That’s what the WSJ is reporting.  Forget the Republicans taking over the world, this is the biggest news of 2010.

When I was a freshman at BGSU in 1985, I took a class called “The History of Rock and Roll”, which at the time was a ground breaking pop culture offering at any college.  The first class, our professor opened the hour by playing the number one song on the Billboard charts in 1964 the week before the Beatles arrived, which was Bobby Vinton’s “There I Said It Again.”  Then he played “I Wanna Hold Your Hand”, which topped the charts the next week.

Try that sometime.  It’s like hearing a brick crash through a window.  A stroke of genius by the professor, that is the closest anyone can get to understanding just what happened when The Beatles…happened.  That big bang started the clock ticking on a mere 7 years in which one rock and roll band basically changed everything.

I’ve studied no rock group more.  We used to gather in the basements of friends’ houses to listen to Abbey Road in the dark when I was in high school, in 1984-85.  Memorized the lyrics to Sgt. Pepper from the back of the album cover.  My favorite of all their masterpieces is Revolver, which captures the moment they went from pop band to genius almost exactly, in real time, from the first rollicking rock track Taxman to the last one, surreal psychedelic Tomorrow Never Knows, leaving you wondering how the hell they found the balls to pull that off in 1966. 1966!!

I’ve always suspected they knew just how much impact they were having at the time, and would have forever, as The Beatles flashed through culture like a comet in less than a decade.  Which is probably why they took this long to go digital.  There are eras, and then there is timelessness.  Whatever our era ends up being known for, we will always be the ones entering theirs.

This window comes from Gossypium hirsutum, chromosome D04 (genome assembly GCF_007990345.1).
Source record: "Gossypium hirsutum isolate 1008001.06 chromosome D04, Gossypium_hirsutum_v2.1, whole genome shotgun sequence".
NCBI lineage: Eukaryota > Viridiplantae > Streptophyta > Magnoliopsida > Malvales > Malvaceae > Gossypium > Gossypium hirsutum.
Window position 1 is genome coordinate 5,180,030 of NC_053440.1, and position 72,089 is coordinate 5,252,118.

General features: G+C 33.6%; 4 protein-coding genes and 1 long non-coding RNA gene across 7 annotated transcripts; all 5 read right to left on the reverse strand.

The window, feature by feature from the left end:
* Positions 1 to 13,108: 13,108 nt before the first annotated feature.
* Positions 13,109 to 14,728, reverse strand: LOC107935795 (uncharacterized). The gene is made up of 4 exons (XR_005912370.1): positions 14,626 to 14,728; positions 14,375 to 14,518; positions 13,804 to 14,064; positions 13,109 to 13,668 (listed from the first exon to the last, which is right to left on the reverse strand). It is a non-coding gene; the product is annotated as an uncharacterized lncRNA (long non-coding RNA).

I guess tomorrow will just give us another portal to enter it.

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  • What’s the big deal? If you’re a Beatles fan you probably have the CDs. Rip them and play on your i-Device. Hell, get a USB turntable and rip your vinyl man!

    They took this long to go digital – at least on iTunes due to several legal disputes between Apple Corp (owned by the Beatles) and Apple Computer that developed bad blood over the years. Probably some royalty disputes of late as well.

    I don’t have any Beatles on my iPod now and probably won’t after tomorrow either. The news is still a big deal though. I wonder who won the state down?

  • Anonymous

    A freshman in 1985?????? What a youngster! I saw The Beatles live in concert on September 14, 1964, at the Civic Arena in Pittsburgh. Cost of my ticket $5.90.

  • wow. now THAT’S a story right there.

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